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What can global cities learn from America about future-proofing?

When it comes to meeting the challenges of tomorrow, many top American cities are a step ahead of their counterparts in Asia and Europe.

March 26, 2018

Much of their advantage is down to their position at the forefront of technological innovation; the U.S. is home to some of the world’s most dynamic technology hubs drawing in talent from around the world and producing the innovative goods and services that drive digital progress.

Take San Francisco, which tops the CMI 2018 Future-Proofing rankings, and Silicon Valley, which is in second place. Between them these two cities account for more than a third of all tech unicorns created over the last 15 years. In addition, they boast the largest number of new tech start-ups.

New York, in third place, also leverages its strong technology credentials, putting it in a strong competitive position for the future. It employs more people in tech jobs than anywhere else in the U.S. and is second only to San Francisco in terms of the number of tech start-ups.

Jeremy Kelly, Director, JLL Global Research, says: “America has some fairly unique features working in its favour such as a large domestic market, a unified regulatory system and significant levels of venture capital.

“Nevertheless, the sophisticated technology ecosystems underpinning its market help to give America’s top cities some of the key attributes necessary to manage and benefit from the rapid technological shift underway in the global economy.”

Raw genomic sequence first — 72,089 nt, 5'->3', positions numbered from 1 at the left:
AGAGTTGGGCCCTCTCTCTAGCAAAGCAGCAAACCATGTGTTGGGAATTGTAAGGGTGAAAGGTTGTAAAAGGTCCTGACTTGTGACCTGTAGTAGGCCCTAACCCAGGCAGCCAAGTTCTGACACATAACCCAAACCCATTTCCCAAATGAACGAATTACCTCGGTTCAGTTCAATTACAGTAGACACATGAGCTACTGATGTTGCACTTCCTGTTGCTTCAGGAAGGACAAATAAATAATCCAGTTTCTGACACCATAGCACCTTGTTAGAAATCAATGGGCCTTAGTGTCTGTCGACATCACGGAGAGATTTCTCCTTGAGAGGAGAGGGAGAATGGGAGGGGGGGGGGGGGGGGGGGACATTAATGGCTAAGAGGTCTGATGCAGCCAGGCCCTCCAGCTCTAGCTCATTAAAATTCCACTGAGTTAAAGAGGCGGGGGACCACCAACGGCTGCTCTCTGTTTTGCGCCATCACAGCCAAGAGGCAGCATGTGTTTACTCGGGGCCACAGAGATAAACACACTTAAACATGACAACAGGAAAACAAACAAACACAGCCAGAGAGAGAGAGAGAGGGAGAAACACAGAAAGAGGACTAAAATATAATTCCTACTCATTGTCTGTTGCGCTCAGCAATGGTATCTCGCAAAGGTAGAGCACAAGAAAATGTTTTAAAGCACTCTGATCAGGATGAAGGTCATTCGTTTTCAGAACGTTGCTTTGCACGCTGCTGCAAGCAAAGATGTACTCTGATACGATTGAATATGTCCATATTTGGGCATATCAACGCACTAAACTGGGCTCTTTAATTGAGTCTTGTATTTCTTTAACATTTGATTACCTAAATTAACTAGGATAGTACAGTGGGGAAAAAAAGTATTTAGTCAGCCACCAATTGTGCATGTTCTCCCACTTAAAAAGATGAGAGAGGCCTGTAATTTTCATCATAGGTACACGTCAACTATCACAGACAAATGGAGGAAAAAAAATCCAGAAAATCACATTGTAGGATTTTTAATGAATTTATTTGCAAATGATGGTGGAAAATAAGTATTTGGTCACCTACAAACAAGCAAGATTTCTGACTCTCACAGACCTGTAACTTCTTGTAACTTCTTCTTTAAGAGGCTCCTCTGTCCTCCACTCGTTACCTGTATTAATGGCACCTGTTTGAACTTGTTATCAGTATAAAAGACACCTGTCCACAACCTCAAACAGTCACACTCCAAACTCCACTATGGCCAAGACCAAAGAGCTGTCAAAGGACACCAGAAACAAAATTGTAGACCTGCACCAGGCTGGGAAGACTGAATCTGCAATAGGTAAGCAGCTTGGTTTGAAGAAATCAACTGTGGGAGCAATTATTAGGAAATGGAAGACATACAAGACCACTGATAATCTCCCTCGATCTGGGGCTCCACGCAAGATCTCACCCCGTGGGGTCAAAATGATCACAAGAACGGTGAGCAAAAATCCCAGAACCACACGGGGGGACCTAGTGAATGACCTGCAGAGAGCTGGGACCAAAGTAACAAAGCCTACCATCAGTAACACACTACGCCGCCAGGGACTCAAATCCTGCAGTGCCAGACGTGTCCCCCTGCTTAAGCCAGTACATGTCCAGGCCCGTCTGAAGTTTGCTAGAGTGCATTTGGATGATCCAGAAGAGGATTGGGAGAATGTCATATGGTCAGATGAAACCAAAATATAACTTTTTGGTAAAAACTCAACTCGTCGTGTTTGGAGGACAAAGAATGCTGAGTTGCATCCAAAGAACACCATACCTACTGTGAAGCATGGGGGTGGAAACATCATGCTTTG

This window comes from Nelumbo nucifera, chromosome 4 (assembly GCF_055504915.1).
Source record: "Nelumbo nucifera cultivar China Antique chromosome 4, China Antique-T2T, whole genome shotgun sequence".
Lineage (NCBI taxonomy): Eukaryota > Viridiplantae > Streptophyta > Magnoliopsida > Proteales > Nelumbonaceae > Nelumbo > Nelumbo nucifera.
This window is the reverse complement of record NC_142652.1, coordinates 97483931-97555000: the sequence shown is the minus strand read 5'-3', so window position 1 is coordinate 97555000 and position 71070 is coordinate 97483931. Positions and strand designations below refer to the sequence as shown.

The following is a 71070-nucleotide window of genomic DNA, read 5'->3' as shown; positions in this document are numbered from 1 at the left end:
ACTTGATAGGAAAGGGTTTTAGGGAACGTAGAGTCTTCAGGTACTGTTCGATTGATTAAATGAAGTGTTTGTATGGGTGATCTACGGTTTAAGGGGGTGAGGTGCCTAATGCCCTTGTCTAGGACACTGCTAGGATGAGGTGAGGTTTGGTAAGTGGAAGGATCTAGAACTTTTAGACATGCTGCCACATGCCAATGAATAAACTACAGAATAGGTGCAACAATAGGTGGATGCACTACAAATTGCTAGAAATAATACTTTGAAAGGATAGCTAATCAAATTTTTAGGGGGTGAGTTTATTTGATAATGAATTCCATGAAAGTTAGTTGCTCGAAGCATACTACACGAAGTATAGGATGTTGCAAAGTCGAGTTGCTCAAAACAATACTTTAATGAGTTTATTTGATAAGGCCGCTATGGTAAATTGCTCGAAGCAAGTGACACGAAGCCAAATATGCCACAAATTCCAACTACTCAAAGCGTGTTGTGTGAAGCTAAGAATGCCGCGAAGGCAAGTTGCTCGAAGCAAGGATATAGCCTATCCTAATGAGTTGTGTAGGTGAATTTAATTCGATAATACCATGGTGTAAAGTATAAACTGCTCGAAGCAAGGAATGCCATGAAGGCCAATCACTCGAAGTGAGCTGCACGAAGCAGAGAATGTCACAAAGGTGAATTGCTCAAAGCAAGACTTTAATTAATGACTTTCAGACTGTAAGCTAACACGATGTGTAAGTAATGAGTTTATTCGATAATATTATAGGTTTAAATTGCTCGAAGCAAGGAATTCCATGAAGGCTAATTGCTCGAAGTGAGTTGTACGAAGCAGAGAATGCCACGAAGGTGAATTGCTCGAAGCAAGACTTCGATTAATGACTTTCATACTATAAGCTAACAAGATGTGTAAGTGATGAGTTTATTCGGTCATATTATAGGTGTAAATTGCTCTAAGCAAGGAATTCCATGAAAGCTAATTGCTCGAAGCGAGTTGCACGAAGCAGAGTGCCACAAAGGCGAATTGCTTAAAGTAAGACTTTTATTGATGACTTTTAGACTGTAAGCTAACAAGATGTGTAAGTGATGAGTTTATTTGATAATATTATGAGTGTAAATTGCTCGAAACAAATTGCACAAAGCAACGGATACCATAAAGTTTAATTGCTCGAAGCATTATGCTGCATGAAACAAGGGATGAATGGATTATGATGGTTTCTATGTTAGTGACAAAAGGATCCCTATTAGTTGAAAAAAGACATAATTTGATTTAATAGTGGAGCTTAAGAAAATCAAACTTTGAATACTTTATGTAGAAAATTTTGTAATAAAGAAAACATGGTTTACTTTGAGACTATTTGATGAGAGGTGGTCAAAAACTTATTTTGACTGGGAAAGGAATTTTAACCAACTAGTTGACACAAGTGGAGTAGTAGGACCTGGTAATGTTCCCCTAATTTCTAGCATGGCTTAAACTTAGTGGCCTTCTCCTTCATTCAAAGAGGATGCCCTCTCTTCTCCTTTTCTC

Yet while tech and innovation capabilities have a huge role to play in ensuring today’s top cities stay relevant tomorrow, there are many other factors at play. And these must all work in combination, not isolation, to deliver the future-proofing qualities that real estate investors, developers and companies increasingly seek in cities, Kelly adds.

The skills of tomorrow

Cities need the best people to stay at the top of their game – and a strong talent pipeline requires a world-class education system. Boston, for example, plays host to some of the world’s leading research institutions and its brightest minds, which make the city one of the most prolific sources of patent applications globally.

New York also has a solid presence of higher education establishments creating a pool of highly skilled graduates, while in Southern California prestigious university networks in Los Angeles and San Diego are training the next generation of tech talent. Indeed, their combined metro areas are home to more people working in computing and mathematics-related fields than anywhere else on the West Coast.

“With access to talent a key consideration for corporate location strategies, businesses need to understand which cities have the attributes necessary to attract and retain skilled workforces,” says Kelly.  “Talent attraction is not confined to major cities or the largest research clusters, factors like quality of life and affordability play a key role and contribute to the strong appeal of markets like Denver and Austin where over 40 percent of residents over the age of 25 have a degree.”